Council axes pop-up park

Latrobe city councillors have voted to dismantle the temporary pop up park in Tarwin Street, Morwell with deconstruction of the park currently underway.

It follows four submissions from community members objecting to the continuance of the temporary park and a petition comprising 397 signatures from community members opposing the park was received by council on 8 May, 2017.

The petition stated the park was “causing business interruption through Commercial Road” and that “many of the local residents are incensed with the disruption to traffic”.

The park’s end comes after it was named as a finalist in the 2017 Keep Victoria Beautiful Sustainable Cities council award for environmental sustainability

Speaking at Monday’s ordinary council meeting, councillor Grame Middlemiss said he was “a bit wedged on the issue” after moving to support the recommendation to dismantle the pop-up park.

“I’m a supporter of the pop-up park in Tarwin Street… the community got a great deal of enjoyment on it,” he said.

“Perhaps its time has run out… I suspect that opposition may have been sparked by members of the business community.”

Cr Darrell White said the pop up park had “done its job”.

“I believe now the time is up. That is the message I am getting from the community,” Cr White said.

“In the whole scheme of things, there is money set aside (for dismantling it).”

The park was established in April last year.

The Sustainable Cities awards ceremony will be held on Thursday, 21 September in Melbourne where Latrobe City Council are finalists for a number of other awards.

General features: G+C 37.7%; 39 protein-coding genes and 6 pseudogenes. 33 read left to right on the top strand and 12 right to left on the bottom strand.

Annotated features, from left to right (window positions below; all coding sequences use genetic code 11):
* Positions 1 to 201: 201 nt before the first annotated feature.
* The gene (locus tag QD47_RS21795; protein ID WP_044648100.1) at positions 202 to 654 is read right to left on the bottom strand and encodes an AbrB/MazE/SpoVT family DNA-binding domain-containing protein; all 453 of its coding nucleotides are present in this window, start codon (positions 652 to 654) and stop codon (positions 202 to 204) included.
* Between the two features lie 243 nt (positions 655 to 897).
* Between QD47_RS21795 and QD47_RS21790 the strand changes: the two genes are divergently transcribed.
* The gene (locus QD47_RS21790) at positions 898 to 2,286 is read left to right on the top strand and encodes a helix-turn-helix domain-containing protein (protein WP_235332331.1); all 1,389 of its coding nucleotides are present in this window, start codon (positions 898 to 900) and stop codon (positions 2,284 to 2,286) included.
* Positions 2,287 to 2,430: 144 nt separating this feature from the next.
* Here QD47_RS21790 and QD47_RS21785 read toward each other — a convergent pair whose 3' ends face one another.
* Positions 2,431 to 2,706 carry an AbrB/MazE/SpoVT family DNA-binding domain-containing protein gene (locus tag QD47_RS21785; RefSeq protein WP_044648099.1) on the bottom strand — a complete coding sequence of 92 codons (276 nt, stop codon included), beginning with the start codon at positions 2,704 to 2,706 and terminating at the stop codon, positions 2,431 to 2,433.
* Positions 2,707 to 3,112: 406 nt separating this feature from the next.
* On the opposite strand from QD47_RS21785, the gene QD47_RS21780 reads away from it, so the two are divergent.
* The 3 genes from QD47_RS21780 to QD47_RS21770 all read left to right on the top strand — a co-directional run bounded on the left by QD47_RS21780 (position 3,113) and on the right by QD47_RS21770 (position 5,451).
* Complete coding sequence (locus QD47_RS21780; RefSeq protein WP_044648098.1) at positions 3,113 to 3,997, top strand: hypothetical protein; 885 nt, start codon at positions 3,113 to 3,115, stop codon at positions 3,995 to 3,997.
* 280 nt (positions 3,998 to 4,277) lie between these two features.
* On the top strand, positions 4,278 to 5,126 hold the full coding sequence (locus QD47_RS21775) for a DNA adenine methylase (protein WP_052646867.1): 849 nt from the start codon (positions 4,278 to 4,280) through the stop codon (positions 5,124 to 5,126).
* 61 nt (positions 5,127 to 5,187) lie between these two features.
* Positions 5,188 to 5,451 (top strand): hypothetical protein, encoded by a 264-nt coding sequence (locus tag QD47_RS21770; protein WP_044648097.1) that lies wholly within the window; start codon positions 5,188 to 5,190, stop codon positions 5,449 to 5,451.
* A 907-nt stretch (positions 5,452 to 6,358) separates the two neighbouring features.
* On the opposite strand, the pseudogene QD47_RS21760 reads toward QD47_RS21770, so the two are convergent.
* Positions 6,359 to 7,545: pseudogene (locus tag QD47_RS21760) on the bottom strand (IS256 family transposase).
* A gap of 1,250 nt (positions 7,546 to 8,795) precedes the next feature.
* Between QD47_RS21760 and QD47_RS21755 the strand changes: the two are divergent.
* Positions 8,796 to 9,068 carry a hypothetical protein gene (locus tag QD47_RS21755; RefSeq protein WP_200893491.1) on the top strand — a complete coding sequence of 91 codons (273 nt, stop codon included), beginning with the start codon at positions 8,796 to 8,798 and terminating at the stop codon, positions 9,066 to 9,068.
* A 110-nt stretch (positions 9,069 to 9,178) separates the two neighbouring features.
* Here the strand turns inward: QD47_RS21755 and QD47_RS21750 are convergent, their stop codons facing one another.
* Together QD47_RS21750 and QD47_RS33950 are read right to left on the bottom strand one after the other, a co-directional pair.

Councillors voted to maintain the pop-up park until 21 August at an ordinary council meeting in March, 2017, however deconstruction began on Tuesday after councillors voted to dismantle the park at their Monday meeting.

Business owner Tania Reed, who owns Tania’s Deli facing directly onto the pop-up park, said it was “devastating” that the park was being dismantled.

“(The pop-up park) gets used all through the day. It’s just a fantastic meeting spot I feel,” she said.

“It’s surprising how much it gets used. It brings a smile to your face, it’s a joy to watch what happens out there.

“Children, grandparents, workers all come here and meet for lunch and it’s a great spot for the community.”

Ms Reed said the pop-up park had not caused any detriment to her business, nor did she think it had improved it significantly.

“I can’t see either way. It brought a lot of colour and vibrance to the place and I think that is what I enjoyed the most, rather than cars whizzing past,” she said.

“I don’t mind walking a few extra metres to park my car, it doesn’t worry me. I’d prefer to see action for the community.”

Ms Reed said the lack of two-way traffic on Tarwin Street did not bother her at all.

“People don’t like change, so it’s a bit disappointing,” she said.

Council consulted the community on the Future Morwell Urban Design Revitalisation Plan from March 28 to June 2017, which found that 71 per cent of respondents supported the development of a community gathering place located at the Tarwin Street and Commercial Road intersection.

However 50.5 per cent of respondents said two-way traffic should be reinstated and identified the two-way flow of traffic as the priority.

Cr Middlemiss told the meeting that although there was a group of people who wanted to get rid of the pop-up park, he suspected “a much larger group of people, when you implement Future Morwell, (will) want a park here”.

“It is a very difficult situation. I’ll go with this particular iteration, so I am happy to support its removal,” he said.